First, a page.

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Edward S. Shaw

From Wikipedia, the free encyclopedia

Edward S. Shaw
BornOctober 26, 1853
DiedOctober 3, 1919(1919-10-03) (aged 65)
Resting placeMount Auburn Cemetery, Cambridge, Massachusetts
Alma materMassachusetts Institute of Technology (B.S.)
  • Civil engineer
  • mechanical engineer
Years active1874 – c. 1917

Edward Sargent Shaw (October 26, 1853[1] – October 3, 1919[2]) was a prominent civil engineer who lived in Cambridge, Massachusetts.[3][4] Born on October 26, 1853, he spent most of his life in Cambridge, and graduated from the Massachusetts Institute of Technology with a bachelor's degree in civil engineering in the class of 1874; his thesis being a design for a Murphy-Whipple truss bridge.[5] Immediately following graduation he continued his studies in some non-degree capacity at his alma mater.[6] During his professional career, his office was located in Boston, Massachusetts.[7] He died of heart failure at the age of 65, on October 3, 1919.[3]

Shaw was responsible for a number of bridges in New England, including:

Shaw also held at least 3 patents, including one for the draw bridge, one for a railway superstructure design, and even a design for an electric locomotive. It is unknown if these designs were implemented in any capacity in his work.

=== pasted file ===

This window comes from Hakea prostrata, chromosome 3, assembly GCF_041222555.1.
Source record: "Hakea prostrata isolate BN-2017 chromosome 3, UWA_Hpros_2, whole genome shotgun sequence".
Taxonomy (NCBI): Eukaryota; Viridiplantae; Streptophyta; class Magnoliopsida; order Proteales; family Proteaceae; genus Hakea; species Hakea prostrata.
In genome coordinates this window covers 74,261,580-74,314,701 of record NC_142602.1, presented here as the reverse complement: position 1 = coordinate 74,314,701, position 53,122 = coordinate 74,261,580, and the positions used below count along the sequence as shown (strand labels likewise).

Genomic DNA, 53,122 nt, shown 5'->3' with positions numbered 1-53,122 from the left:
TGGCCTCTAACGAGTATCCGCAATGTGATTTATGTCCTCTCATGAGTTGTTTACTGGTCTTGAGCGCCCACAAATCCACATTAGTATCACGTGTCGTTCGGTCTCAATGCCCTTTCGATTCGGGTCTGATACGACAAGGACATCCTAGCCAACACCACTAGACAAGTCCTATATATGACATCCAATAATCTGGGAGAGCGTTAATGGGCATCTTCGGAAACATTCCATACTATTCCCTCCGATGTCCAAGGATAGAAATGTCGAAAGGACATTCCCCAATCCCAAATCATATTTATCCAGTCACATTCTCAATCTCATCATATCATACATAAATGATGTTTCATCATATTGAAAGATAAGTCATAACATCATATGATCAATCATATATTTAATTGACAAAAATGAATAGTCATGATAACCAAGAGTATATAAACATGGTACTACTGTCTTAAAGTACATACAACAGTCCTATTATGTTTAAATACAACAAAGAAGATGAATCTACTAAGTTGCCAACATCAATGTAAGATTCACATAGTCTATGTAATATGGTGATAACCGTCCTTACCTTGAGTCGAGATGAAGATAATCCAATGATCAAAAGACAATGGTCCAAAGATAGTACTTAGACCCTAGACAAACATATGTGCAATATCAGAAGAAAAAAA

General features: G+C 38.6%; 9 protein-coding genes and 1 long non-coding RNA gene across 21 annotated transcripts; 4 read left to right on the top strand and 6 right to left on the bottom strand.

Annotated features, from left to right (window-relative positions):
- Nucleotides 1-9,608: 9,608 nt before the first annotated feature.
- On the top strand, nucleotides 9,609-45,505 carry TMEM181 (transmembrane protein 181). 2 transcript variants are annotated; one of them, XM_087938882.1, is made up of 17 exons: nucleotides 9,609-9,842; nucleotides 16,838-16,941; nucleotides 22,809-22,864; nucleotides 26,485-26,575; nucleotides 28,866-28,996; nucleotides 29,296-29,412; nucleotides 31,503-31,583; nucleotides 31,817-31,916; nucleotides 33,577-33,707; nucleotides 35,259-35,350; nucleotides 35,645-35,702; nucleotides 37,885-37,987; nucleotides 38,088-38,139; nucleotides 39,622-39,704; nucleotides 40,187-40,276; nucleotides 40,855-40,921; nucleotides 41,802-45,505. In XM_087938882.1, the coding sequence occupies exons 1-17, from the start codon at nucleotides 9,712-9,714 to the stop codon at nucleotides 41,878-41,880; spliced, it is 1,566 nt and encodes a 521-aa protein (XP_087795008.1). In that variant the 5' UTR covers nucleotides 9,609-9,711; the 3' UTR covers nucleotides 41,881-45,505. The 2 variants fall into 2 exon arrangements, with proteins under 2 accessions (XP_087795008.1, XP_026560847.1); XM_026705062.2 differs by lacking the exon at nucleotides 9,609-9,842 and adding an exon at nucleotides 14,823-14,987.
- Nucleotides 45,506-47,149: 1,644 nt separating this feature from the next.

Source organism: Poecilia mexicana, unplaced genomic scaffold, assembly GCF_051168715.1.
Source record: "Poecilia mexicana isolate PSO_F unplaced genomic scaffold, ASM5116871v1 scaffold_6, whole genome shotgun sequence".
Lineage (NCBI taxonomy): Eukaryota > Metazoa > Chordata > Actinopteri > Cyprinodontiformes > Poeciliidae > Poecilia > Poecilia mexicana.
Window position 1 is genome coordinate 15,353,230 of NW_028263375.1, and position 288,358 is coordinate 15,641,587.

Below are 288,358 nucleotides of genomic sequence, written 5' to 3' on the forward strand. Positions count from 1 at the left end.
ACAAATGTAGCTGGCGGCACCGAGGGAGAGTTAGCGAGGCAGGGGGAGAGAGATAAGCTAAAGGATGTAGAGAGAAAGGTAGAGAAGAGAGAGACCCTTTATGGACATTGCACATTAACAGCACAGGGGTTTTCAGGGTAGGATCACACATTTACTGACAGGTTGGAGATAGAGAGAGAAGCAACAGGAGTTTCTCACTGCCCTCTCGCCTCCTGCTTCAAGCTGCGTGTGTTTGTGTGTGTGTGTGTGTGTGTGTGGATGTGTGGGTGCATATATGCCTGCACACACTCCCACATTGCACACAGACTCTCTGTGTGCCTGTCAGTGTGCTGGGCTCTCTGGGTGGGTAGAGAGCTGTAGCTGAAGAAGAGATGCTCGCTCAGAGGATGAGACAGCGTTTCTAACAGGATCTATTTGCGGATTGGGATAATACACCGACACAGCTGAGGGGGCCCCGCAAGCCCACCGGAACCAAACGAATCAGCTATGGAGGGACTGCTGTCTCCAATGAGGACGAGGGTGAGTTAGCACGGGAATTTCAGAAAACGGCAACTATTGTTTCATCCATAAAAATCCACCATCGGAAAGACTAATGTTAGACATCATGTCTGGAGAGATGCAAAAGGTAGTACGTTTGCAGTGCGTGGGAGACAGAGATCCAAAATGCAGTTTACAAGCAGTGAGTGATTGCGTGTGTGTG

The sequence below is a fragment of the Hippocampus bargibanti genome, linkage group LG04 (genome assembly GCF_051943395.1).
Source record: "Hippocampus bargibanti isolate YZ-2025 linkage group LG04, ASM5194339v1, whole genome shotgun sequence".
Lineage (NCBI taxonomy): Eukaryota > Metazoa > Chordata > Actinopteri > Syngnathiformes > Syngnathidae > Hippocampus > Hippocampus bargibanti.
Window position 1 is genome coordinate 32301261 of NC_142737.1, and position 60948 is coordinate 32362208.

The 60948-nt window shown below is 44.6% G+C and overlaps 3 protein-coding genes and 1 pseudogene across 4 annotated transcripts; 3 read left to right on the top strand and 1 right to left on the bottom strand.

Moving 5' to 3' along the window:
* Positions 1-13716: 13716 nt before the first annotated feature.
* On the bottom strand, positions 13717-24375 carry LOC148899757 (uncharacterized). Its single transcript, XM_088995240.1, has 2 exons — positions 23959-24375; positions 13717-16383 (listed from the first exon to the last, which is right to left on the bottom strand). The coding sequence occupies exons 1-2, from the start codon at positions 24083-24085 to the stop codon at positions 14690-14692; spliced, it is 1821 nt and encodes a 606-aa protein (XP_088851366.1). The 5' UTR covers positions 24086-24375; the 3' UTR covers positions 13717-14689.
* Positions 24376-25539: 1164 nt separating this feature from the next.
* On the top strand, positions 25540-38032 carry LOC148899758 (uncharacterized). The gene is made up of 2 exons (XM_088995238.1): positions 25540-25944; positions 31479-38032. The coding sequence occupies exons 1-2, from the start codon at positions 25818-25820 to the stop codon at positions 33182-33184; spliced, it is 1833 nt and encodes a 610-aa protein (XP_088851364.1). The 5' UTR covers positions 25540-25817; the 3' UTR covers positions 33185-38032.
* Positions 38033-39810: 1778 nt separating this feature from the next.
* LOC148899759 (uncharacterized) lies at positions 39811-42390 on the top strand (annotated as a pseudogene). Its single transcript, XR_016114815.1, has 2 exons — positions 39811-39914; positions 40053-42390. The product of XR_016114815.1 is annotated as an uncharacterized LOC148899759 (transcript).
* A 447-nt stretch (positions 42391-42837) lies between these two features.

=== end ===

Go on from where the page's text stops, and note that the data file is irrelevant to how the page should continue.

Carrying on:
1. ^ "McClellan, Tilles, Lick 3". RootsWeb WorldConnect Project., Inc. Archived from the original on 13 June 2017. Retrieved 13 June 2017.
  2. ^ Bean, James W., ed. (17 March 1886). "Funeral of Edward S. Shaw". Old Cambridge. The Cambridge Chronicle. Cambridge, Massachusetts. p. 4. Retrieved 13 June 2017. Funeral services were held Sunday at 3 p.m. for Edward S. Shaw, of 10 Kirkland street, one of Cambridge's oldest residents, who died last week Friday of heart failure. The services were held from his late home and Rev. Dr. Samuel M. Crothers, pastor of the First church, Unitarian, officiated. Interment was in Mount Auburn Cemetery. Mr. Shaw was 65 years of age and had lived all his life in Cambridge. He was educated in the Cambridge schools and at the Massachusetts Institute of Technology. For many years he did business in Boston as a consulting and civil engineer, but for the past few years he had been practically retired from business. He leaves no immediate survivors.
  3. ^ a b "Proceedings". Journal of the Boston Society of Civil Engineers. 6 (8): 7. October 1919. Retrieved 14 June 2012.
  4. ^ Bennett, Lola (August 1990). "Schell Memorial Bridge, HAER No. MA-111". Historic American Engineering Record. National Park Service. p. 10. Retrieved 14 June 2012.
  5. ^ Runkle, J.D., ed. (September 1874). President's Report for the Year Ending Sept. 30, 1874 (PDF). Boston: A.A. Kingman; Massachusetts Institute of Technology. p. 31. Archived from the original (PDF) on 21 June 2011.
  6. ^ Ibid, p. 204.
  7. ^ "Engineering News Directory of Engineers". Engineering News and American Railway Journal. 36 (27): iii. July 1896. Retrieved 14 June 2012.
This page was last edited on 15 July 2022, at 05:31
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